Frankford Library

4634 Frankford Avenue
Philadelphia, PA 19124-5804
(Frankford Ave. & Overington St.)
215-685-1473

Open today until 5:00 p.m.

Sunday, 10/13 Closed
Monday, 10/14 11:00 a.m. – 7:00 p.m.
Closed
Tuesday, 10/15 10:00 a.m. – 6:00 p.m.
Wednesday, 10/16 11:00 a.m. – 7:00 p.m.
11:30 a.m. – 7:00 p.m.*
Thursday, 10/17 10:00 a.m. – 6:00 p.m.
Friday, 10/18 10:00 a.m. – 5:00 p.m.
Saturday, 10/19 11:00 a.m. – 5:00 p.m.
  • * Monday had hour changes – Columbus Day
  • * Wednesday had hour changes – Due to staff shortages.
Sunday Closed
Monday 11:00 a.m. – 7:00 p.m.
Tuesday 10:00 a.m. – 6:00 p.m.
Wednesday 11:00 a.m. – 7:00 p.m.
Thursday 10:00 a.m. – 6:00 p.m.
Friday 10:00 a.m. – 5:00 p.m.
Saturday 11:00 a.m. – 5:00 p.m.

Upcoming Closures

  • Mon., Nov. 11 : Closed Veterans Day
  • Thu., Nov. 14 : Opening at 2:00 PM Due to staff development.
  • Thu., Nov. 28 : Closed Thanksgiving Day
  • Thu., Dec. 12 : Opening at 2:00 PM Due to staff development.
  • Wed., Dec. 25 : Closed Christmas Day
View all holiday closings

Photo of Frankford Library

Facilities

  • Book drop box
  • Computers for public use
  • Electrical outlets available
  • Meeting space (reservation required)
  • Photocopier (black/white)
  • Printing (black/white)
  • Public restrooms
  • Street parking (free)
  • Street parking (metered)
  • Water fountain
  • Wireless internet access (wi/fi)

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Upcoming Events

Saturday Morning Cartoon Storytime and Movie with Morris Monster

Sat, Oct 19, 11:00 A.M.

Saturday Morning Cartoon Storytime and Movie with Morris Monster Ages 3-6 (older and younger siblings are welcome). Enjoy silly stories and cereal…

Fitness @ the Library

Mon, Oct 21, 5:30 P.M.

FRK Fitness Get fit and have fun with Frankford Staff. Adults and teens welcome. Every 3rd  Monday. 5:30p-6:30p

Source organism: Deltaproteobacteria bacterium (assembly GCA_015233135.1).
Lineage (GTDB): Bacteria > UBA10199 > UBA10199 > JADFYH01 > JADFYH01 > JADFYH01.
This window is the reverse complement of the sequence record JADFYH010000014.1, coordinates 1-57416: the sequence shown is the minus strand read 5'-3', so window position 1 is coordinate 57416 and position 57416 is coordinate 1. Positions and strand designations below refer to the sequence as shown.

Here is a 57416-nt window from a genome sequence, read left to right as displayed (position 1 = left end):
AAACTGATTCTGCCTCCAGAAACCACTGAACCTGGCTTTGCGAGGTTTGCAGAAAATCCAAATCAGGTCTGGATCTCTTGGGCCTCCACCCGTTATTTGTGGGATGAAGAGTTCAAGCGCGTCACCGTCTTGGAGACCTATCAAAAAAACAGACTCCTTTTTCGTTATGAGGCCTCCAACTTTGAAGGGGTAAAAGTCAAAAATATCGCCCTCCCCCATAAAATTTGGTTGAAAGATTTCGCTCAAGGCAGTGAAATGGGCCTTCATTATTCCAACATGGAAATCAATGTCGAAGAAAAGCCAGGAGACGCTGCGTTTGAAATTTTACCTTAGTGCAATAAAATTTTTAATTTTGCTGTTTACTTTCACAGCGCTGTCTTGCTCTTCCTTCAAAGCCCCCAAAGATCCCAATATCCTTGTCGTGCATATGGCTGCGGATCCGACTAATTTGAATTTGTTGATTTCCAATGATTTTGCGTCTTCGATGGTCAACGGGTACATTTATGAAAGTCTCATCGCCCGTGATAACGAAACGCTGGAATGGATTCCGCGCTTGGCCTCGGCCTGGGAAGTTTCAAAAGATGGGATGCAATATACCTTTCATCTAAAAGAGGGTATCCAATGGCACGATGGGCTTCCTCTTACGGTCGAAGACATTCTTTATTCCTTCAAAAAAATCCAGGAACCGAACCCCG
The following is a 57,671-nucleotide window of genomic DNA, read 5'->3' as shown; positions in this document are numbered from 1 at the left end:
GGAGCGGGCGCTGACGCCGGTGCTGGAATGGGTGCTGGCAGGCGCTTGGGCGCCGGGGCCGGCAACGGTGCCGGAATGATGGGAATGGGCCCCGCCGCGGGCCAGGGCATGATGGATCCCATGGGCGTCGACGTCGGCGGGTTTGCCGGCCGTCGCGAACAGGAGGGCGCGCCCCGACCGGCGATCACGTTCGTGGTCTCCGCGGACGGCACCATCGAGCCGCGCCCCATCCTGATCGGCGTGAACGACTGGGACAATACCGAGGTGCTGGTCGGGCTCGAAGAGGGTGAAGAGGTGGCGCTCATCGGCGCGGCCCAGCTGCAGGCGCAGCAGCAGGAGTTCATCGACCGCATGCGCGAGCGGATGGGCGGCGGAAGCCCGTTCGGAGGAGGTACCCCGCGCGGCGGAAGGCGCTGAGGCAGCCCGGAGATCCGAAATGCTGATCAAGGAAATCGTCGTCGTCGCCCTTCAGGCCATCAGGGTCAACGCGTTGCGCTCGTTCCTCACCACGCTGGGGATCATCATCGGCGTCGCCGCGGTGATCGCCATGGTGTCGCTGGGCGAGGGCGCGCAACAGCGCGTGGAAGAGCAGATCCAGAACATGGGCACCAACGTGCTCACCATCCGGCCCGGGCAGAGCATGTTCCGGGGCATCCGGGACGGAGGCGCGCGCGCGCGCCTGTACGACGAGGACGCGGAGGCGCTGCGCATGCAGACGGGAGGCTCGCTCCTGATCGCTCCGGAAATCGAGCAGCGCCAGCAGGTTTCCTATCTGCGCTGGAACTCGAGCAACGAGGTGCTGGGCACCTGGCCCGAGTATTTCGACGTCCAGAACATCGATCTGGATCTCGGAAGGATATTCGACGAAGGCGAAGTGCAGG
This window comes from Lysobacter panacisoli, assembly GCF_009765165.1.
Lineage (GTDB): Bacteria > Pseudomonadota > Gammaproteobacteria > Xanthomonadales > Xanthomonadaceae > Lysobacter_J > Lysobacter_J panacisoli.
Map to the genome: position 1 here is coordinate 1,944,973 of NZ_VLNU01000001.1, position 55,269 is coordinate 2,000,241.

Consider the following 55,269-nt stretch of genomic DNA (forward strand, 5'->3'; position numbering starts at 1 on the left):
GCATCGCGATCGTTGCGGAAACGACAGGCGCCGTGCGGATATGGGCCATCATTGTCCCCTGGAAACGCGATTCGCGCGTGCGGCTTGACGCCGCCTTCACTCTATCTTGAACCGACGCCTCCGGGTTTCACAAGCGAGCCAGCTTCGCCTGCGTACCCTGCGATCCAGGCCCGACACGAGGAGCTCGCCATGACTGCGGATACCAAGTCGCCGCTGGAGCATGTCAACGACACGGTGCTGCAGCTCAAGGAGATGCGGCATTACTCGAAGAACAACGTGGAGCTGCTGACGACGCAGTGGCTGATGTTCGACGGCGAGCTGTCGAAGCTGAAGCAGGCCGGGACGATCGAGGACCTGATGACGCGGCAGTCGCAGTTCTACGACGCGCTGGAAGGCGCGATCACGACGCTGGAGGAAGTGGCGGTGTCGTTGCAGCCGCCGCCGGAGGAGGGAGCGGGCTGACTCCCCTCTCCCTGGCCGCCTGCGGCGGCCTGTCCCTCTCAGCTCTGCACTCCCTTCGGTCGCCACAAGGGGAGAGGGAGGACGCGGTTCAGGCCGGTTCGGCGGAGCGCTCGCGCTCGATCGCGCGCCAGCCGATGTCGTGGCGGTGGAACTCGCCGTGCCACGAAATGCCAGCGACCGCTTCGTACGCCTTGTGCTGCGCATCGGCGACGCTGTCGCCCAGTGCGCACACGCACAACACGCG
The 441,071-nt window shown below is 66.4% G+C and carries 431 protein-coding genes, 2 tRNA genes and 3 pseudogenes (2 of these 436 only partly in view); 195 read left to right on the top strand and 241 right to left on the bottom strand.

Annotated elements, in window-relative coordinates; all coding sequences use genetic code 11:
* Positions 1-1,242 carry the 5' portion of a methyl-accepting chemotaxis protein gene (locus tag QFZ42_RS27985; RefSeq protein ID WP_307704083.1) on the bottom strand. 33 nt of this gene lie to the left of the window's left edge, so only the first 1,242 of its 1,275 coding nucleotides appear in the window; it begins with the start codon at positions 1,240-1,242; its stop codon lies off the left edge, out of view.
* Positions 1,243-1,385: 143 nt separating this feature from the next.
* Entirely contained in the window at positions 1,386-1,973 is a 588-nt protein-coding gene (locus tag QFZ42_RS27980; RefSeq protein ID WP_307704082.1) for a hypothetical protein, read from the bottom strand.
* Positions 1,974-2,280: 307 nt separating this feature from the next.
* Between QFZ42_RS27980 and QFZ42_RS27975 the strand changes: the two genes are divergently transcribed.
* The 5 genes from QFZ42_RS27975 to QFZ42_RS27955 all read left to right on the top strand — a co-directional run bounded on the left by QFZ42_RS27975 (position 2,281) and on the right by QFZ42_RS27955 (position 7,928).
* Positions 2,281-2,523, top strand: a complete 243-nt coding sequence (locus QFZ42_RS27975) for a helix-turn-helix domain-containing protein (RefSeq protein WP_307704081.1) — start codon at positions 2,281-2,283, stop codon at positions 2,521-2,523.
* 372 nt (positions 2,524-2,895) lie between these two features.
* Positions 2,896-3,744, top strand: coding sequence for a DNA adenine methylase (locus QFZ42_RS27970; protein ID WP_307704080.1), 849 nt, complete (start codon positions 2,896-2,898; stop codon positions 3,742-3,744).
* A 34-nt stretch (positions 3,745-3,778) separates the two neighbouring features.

Preschool Storytime

Tue, Oct 22, 11:00 A.M.

 Join us for some fun stories!  Children ages 3 to 5 and their adult caregiver. Groups must call to register.

Email Basics and Internet

Tue, Oct 22, 12:00 P.M.

Learn to use e-mail and set up your own free account, upload attachments, and learn how to navigate your email with our Digital Resource…

Pajama Storytime

Wed, Oct 23, 6:00 P.M.

PJ Storytime Ages 3-6 (older and younger siblings are welcome) Bring your stuffed animals or blanket and listen to a book before bed…

Laptop Lounge

Fri, Oct 25, 12:00 P.M.

Brush up on your computer skills using our in-house laptops with our Digital Resource Specialist.  Selected Fridays 12pm-2pm. …

View all events

About

Located near the Margaret-Orthodox Station of the Frankford EL, the Frankford Branch serves the communities of Frankford, Northwood, Bridesburg, and part of Juniata Park.

History

One of the oldest neighborhoods in Philadelphia, Frankford was originally settled by Swedes in 1638, although a Native American village appeared on a map from 1655. Frankford was named for a group of German Pietists, similar to the Quakers, who came from Frankurt, Germany.

The area includes Frankford Avenue, the first legally laid out country road in the Province of Pennsylvania. Initially called the King's Highway, it was traveled by Lafayette and many of the delegates to the Continental Congress. Frankford was part of Oxford Township until 1800, when it withdrew and incorporated as a borough.

The Frankford library began in 1823, when the Library and Reading Room Association was founded. In 1857, the Oxford Library gave its books to the Library and Reading Room after space was provided in the Wright's Industrial and Beneficial Institute Building.

During the Civil War, the Library Room was used as a hospital, and in 1900, the library became part of the Free Library. By 1906, a new Carnegie-funded library was opened at Frankford Avenue and Overington Street near the site where the first horse-drawn trolleys were built.

The current library has undergone two major renovations. In 1959, the library was remodeled inside and out, replacing the neo-classic building with a modern structure of steel and glass. Finally, in 1997 the library was renovated as part of the "Changing Lives" campaign, which refurbished branches and brought Internet access to every library.